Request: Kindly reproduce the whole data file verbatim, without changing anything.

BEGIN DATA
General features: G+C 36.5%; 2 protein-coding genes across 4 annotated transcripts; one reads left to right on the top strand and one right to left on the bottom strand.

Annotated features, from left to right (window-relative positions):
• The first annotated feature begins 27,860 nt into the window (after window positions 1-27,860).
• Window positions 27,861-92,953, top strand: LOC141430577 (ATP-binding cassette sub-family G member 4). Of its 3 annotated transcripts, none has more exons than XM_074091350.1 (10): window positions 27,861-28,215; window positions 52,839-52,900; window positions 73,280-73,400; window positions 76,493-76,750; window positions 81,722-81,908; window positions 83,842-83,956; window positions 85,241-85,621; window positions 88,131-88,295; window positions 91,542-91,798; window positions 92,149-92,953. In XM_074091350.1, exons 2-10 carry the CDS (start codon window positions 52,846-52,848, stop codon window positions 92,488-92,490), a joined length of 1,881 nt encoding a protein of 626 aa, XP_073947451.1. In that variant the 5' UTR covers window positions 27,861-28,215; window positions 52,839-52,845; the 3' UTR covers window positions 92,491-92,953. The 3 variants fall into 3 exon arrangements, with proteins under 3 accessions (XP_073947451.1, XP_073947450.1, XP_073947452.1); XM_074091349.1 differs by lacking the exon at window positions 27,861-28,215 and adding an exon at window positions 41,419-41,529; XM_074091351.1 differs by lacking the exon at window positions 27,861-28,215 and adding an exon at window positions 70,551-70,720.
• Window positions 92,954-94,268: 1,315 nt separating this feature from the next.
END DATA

General features: G+C 36.5%; 2 protein-coding genes across 4 annotated transcripts; one reads left to right on the top strand and one right to left on the bottom strand.

Annotated features, from left to right (window-relative positions):
• The first annotated feature begins 27,860 nt into the window (after window positions 1-27,860).
• Window positions 27,861-92,953, top strand: LOC141430577 (ATP-binding cassette sub-family G member 4). Of its 3 annotated transcripts, none has more exons than XM_074091350.1 (10): window positions 27,861-28,215; window positions 52,839-52,900; window positions 73,280-73,400; window positions 76,493-76,750; window positions 81,722-81,908; window positions 83,842-83,956; window positions 85,241-85,621; window positions 88,131-88,295; window positions 91,542-91,798; window positions 92,149-92,953. In XM_074091350.1, exons 2-10 carry the CDS (start codon window positions 52,846-52,848, stop codon window positions 92,488-92,490), a joined length of 1,881 nt encoding a protein of 626 aa, XP_073947451.1. In that variant the 5' UTR covers window positions 27,861-28,215; window positions 52,839-52,845; the 3' UTR covers window positions 92,491-92,953. The 3 variants fall into 3 exon arrangements, with proteins under 3 accessions (XP_073947451.1, XP_073947450.1, XP_073947452.1); XM_074091349.1 differs by lacking the exon at window positions 27,861-28,215 and adding an exon at window positions 41,419-41,529; XM_074091351.1 differs by lacking the exon at window positions 27,861-28,215 and adding an exon at window positions 70,551-70,720.
• Window positions 92,954-94,268: 1,315 nt separating this feature from the next.